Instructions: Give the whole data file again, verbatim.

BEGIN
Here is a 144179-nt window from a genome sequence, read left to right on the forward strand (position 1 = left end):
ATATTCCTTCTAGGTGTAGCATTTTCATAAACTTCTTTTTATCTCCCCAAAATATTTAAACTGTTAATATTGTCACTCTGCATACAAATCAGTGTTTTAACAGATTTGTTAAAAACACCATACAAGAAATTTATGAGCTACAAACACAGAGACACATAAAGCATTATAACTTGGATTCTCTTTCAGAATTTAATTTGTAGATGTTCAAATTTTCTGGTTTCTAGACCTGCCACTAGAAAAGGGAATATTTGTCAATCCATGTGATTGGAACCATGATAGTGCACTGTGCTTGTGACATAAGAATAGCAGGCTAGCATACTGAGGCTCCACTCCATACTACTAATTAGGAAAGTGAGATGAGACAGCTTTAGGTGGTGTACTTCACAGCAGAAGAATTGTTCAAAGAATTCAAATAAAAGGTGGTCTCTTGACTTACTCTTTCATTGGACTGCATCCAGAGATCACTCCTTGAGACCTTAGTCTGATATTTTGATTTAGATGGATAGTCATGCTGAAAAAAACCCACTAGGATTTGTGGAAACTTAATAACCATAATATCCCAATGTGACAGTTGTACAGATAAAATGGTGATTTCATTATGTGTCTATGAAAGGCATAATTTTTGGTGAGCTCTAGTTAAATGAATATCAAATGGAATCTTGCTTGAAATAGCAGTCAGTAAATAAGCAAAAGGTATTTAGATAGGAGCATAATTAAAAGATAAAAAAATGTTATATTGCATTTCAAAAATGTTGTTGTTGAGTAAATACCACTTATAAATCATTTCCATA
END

Here is a 144179-nt window from a genome sequence, read left to right on the forward strand (position 1 = left end):
ATATTCCTTCTAGGTGTAGCATTTTCATAAACTTCTTTTTATCTCCCCAAAATATTTAAACTGTTAATATTGTCACTCTGCATACAAATCAGTGTTTTAACAGATTTGTTAAAAACACCATACAAGAAATTTATGAGCTACAAACACAGAGACACATAAAGCATTATAACTTGGATTCTCTTTCAGAATTTAATTTGTAGATGTTCAAATTTTCTGGTTTCTAGACCTGCCACTAGAAAAGGGAATATTTGTCAATCCATGTGATTGGAACCATGATAGTGCACTGTGCTTGTGACATAAGAATAGCAGGCTAGCATACTGAGGCTCCACTCCATACTACTAATTAGGAAAGTGAGATGAGACAGCTTTAGGTGGTGTACTTCACAGCAGAAGAATTGTTCAAAGAATTCAAATAAAAGGTGGTCTCTTGACTTACTCTTTCATTGGACTGCATCCAGAGATCACTCCTTGAGACCTTAGTCTGATATTTTGATTTAGATGGATAGTCATGCTGAAAAAAACCCACTAGGATTTGTGGAAACTTAATAACCATAATATCCCAATGTGACAGTTGTACAGATAAAATGGTGATTTCATTATGTGTCTATGAAAGGCATAATTTTTGGTGAGCTCTAGTTAAATGAATATCAAATGGAATCTTGCTTGAAATAGCAGTCAGTAAATAAGCAAAAGGTATTTAGATAGGAGCATAATTAAAAGATAAAAAAATGTTATATTGCATTTCAAAAATGTTGTTGTTGAGTAAATACCACTTATAAATCATTTCCATA